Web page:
A How-To-Guide: Finding the Best Luggage for Europe
After copious research (including staring at people in the airport and weirdly asking them if they liked their luggage), I decided on a few characteristics that I required for my next luggage set purchase.
Qualities of the best luggage for Europe:
You want to use this luggage for many trips to Europe, which means your first instinct is to buy an expensive (potentially even flashy) set.
But, let's be honest - unless you're flying private (in which case - get the aforementioned Louis Vuitton and let me know how great it is), it’s going to get ruined and eventually you’re going to have to throw it away - thanks, Fiumicino baggage handlers! And if it’s expensive and something happens to it, you’ll be (understandably) devastated when it gets ruined.
That said, if the luggage is too cheap, it’ll almost undoubtedly die on its first trip, which isn't exactly helpful either. For more, the "sweet spot" is approximately $75-$200 per piece.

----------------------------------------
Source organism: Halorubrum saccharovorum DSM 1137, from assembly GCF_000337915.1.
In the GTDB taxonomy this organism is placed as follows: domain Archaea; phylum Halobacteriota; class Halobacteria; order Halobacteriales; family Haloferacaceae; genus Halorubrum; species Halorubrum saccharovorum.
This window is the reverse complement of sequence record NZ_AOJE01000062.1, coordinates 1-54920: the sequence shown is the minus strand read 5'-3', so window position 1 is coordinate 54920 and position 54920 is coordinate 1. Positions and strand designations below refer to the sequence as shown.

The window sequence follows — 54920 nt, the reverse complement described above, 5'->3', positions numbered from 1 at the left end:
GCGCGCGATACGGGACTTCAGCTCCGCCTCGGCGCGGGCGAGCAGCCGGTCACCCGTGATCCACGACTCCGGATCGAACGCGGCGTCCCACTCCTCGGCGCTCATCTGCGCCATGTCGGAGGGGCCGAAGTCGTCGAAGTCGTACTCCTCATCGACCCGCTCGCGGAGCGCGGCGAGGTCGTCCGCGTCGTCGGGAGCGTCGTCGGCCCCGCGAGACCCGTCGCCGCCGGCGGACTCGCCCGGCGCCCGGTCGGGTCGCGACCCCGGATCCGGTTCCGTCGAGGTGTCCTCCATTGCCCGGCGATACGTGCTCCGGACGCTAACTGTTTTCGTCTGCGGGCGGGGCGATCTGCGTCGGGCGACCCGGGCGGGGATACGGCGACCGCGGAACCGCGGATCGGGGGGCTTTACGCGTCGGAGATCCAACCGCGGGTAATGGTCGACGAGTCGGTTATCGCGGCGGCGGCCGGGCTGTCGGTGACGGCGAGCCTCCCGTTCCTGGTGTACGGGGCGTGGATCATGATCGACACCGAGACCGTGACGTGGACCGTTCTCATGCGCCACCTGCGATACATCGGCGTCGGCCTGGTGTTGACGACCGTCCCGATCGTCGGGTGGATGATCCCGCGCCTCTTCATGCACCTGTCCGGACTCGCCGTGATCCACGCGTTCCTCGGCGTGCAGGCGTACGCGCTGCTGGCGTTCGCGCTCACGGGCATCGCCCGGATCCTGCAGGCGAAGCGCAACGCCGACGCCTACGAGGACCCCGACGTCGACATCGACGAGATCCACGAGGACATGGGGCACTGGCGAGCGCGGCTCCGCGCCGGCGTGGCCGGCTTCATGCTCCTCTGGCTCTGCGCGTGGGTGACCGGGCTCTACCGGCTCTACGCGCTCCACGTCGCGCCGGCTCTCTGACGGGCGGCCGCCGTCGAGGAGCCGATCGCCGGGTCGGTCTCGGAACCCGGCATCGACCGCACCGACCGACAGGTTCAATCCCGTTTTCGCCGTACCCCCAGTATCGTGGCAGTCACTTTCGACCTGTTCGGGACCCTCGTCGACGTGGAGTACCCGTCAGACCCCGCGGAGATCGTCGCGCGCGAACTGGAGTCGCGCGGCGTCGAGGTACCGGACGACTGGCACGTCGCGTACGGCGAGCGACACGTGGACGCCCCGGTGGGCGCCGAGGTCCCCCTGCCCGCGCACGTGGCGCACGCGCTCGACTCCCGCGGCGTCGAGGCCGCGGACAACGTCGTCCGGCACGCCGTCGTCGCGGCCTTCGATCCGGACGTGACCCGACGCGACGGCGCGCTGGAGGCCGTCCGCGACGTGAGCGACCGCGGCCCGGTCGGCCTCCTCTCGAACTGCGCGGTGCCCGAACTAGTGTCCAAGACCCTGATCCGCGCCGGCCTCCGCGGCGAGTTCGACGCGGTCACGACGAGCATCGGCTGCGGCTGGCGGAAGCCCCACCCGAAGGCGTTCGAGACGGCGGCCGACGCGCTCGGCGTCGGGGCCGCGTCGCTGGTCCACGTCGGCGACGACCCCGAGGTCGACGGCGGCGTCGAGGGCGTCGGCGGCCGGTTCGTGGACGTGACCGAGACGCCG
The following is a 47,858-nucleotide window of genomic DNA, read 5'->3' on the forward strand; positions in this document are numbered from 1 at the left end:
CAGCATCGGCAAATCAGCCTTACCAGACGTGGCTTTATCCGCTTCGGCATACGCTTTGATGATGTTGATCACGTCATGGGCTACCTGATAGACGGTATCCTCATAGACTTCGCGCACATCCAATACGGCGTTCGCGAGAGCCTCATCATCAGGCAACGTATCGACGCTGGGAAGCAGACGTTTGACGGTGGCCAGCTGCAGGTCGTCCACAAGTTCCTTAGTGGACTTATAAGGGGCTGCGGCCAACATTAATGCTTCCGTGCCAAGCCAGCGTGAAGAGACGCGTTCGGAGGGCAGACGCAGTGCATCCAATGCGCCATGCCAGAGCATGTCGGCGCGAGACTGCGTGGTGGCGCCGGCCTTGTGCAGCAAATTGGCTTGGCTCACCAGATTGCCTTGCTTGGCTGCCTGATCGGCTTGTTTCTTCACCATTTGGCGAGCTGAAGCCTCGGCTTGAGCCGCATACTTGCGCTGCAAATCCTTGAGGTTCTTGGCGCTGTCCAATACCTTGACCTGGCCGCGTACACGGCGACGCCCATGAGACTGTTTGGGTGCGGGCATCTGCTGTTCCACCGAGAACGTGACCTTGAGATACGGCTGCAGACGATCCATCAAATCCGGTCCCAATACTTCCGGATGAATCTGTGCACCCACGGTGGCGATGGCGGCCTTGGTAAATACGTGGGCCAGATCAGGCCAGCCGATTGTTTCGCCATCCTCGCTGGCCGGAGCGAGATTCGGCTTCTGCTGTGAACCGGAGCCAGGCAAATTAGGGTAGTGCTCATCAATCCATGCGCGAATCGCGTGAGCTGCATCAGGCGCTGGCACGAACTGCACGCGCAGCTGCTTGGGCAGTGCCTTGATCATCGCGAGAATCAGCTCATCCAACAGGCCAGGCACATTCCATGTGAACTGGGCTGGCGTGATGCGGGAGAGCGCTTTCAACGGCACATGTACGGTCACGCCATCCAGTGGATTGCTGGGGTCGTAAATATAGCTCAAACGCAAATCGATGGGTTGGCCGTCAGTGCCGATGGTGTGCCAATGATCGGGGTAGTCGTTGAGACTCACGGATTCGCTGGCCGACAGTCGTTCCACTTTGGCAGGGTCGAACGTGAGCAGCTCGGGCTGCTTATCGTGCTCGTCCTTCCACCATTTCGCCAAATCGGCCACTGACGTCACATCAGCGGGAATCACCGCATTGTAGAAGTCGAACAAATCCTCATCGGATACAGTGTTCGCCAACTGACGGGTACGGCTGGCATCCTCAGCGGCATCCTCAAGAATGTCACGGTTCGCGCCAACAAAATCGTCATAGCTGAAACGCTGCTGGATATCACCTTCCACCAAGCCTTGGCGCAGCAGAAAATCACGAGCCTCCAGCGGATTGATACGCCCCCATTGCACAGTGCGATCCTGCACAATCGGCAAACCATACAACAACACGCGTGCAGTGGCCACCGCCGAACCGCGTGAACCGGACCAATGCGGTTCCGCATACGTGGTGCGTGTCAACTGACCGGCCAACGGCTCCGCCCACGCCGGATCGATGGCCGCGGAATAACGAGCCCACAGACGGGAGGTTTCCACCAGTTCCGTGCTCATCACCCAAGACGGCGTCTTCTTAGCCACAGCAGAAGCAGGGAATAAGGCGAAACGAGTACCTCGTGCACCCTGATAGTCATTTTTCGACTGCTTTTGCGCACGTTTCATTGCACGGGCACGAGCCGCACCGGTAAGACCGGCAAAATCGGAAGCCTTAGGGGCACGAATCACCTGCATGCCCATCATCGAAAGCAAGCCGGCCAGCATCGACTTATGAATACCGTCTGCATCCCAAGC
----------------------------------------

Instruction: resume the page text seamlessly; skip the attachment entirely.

Because the hard-sided, moderately priced luggage cracks on repeated impact. Simple as that.
Lift, zip-top enclosure
As we've discussed, hotel rooms in Europe are small. Hard-sided bags only open one way - you unzip the entire thing and both sides need somewhere to sit. If you prop one hard side against the wall, all of the contents that were stored on that side must be removed. Additionally, there often isn’t even enough room to fill drawers and store all of your suitcases (4 if both people in a couple have 2 rollers) in one of the tiny closets.
So, you’re stuck with the suitcase open on the floor, even in a nice hotel. It's far better to be able to cut the amount of suitcase in half, and push it against the wall.
How to find the best luggage for Europe:
Ok, so I have my criteria. Actually finding luggage that met these criteria was hard.
First - hard-sided luggage is all the rage at the moment (one assumption being that your possessions are protected if the bag gets wet, which is true, unless it's cracked - see Rome airport diatribe, above). Second - I absolutely refuse to sit in an airport lounge or roll into a nice hotel with hideous luggage. Third - even with ribbons on black luggage, people still get the bags mixed up and take the wrong ones at baggage claim. If possible, I wanted to avoid a black bag.